Neck adjustment

Discussion in 'Technical Side of Things' started by Stefan, May 2, 2017.

  1. Ricochet

    Ricochet I Bleed Orange

    Nov 13, 2009
    Monkey Island
    The fretboard end not moving(in other words relief is set and can't be corrected), is exactly why it IMO should be included in any relief measurement. It's the reference point to determine whether a neck has a simple bow, hump or possibly both, which would be a serious problem.

    Also action is set in correlation with the relief of the entire fretboard. The fretboard does not end at the 15th fret. Imagining it does is the wrong kind of pragmatism.
     
  2. Stefan

    Stefan Country Gent

    Jan 20, 2016
    Germany
    I'm used to the last fret method, but Mal's set-up guide on Gretsch Pages made me attentive to the alternative:

    "For Gretsches and Gibsons with a neck joint around the 14th fret, use the method described above. The truss-rod on these guitars only affects the neck between the nut and the body joint, not the fingerboard extension."
     
    Aymara likes this.
  3. stevo

    stevo Country Gent

    May 1, 2012
    Atlanta
    I suspect it doesn't matter in this case unless you have a rise in your frets after the 15th fret or so. I eyeballed my 6119 last night and there did't seem to be any change in measured relief as I moved farther toward the bridge. I'm going to get my scale out tonight and actually measure it.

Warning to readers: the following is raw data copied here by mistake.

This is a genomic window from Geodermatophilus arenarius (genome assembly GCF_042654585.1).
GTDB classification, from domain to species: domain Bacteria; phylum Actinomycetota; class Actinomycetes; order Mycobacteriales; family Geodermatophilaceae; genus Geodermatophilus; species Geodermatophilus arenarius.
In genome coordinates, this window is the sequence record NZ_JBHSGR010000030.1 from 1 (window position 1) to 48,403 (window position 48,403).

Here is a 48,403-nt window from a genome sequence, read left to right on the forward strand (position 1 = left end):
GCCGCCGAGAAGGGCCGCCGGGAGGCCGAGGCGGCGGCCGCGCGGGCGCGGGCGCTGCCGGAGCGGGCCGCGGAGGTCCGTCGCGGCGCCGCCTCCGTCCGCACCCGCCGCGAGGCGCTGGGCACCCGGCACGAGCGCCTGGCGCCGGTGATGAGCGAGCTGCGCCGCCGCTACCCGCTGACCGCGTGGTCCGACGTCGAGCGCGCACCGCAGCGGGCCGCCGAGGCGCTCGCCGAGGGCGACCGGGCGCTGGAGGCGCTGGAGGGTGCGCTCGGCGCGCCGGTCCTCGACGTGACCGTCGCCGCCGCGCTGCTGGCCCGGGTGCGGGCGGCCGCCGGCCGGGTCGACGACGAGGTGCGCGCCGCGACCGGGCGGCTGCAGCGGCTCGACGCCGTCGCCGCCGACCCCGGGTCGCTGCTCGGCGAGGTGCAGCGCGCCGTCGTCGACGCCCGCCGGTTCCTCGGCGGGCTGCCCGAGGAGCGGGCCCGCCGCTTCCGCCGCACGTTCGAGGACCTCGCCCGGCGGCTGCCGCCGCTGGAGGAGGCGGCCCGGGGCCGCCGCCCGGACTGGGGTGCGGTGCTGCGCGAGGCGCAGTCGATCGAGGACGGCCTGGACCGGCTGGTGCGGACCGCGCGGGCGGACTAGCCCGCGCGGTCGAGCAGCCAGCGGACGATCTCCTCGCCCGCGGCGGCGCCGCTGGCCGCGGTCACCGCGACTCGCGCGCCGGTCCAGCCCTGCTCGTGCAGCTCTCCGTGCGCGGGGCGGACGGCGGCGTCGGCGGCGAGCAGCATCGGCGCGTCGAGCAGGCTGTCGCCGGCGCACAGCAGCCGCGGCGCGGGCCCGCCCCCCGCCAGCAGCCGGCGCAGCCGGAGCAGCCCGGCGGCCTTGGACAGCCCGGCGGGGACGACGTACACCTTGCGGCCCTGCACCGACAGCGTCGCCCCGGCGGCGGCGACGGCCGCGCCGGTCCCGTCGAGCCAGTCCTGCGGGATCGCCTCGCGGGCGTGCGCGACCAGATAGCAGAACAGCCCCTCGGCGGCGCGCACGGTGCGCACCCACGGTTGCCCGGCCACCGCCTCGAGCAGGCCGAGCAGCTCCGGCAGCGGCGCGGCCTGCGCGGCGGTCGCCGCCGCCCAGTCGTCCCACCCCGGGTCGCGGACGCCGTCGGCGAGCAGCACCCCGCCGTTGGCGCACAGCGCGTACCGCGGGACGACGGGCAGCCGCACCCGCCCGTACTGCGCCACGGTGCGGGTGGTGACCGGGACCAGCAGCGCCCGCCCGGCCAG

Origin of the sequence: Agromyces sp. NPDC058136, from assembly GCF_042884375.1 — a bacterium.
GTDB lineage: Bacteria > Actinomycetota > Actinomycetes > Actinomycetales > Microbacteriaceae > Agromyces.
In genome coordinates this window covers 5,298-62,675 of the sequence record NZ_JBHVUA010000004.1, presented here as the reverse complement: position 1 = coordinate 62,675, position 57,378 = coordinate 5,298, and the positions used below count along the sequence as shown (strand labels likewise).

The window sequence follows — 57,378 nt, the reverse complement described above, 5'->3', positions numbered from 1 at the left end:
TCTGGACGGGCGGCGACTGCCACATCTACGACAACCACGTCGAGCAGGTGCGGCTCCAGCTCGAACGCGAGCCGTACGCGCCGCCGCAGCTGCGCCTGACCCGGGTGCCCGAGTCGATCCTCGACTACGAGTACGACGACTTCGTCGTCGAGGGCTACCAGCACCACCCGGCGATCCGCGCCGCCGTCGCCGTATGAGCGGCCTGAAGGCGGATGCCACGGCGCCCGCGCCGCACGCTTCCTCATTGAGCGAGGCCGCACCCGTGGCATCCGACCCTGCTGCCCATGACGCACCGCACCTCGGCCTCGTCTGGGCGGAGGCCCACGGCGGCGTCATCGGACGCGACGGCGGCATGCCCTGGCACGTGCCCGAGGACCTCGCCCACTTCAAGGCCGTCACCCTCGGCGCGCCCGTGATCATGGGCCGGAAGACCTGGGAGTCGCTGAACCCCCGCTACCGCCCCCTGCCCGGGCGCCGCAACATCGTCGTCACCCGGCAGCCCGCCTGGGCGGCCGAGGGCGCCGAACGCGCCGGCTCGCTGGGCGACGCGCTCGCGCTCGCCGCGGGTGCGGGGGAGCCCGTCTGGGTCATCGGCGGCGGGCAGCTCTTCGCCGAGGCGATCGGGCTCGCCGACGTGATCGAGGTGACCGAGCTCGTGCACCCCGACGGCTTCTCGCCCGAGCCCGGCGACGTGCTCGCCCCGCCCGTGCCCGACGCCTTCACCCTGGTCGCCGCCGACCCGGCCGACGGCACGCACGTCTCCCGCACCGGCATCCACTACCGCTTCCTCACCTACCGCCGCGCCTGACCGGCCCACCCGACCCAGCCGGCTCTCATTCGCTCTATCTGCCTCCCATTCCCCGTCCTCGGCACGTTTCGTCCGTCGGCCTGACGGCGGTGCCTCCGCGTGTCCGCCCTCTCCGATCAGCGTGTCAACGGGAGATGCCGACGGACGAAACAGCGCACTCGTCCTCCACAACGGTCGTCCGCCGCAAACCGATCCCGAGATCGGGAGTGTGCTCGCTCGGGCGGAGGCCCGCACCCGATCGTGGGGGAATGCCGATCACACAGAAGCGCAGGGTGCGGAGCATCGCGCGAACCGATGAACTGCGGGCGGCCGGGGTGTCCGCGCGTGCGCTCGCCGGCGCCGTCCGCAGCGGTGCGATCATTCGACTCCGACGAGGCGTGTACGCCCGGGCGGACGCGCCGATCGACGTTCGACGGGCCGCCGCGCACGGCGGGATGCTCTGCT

Bottom line here is that if you use either method, stick with that method for that guitar until you get the playability you want.
     
    Stefan likes this.
  4. StJohn

    StJohn Country Gent

    Jun 5, 2008
    North Louisiana
    I do it the same way, and measure at the 9th. I look for the same .008 to start. I play some and see if I need to adjust any more. Sometimes I do, sometimes I don't...I've found that's usually where I end up. Measuring relief is like string types and gauges-everybody does it different! Main thing is to find a method that produces a great playing guitar, and to learn to do it on your own to save you some cash.
     
    Gretschman2 and Stefan like this.
  5. Stefan

    Stefan Country Gent

    Jan 20, 2016
    Germany
    All true. We're all searching for that sweet spot in our guitars- the right strings, the perfect neck relief, close to perfect intonation, a cool string action and the perfect pkup height. And it's part of the fun!
     
  6. stevo

    stevo Country Gent

    May 1, 2012
    Atlanta
    Not only that, I've been handed many a guitar that was freshly "professionally set up" only to find that it played poorly. I can usually adjust to the player's satisfaction fairly fast if he's there with me to test it. The technician at the guitar store goes to the book or guide and sets it up however well or not and doesn't take the player into account. (I'm sure some do)

    Guitars come from the factory more or less set up for it's owner depending on his/her own style.
     
  7. Aymara

    Aymara Friend of Fred

    Jul 6, 2013
    Germany
    This applies to nearly all electrics except neck through designs, that often have a longer trussrod.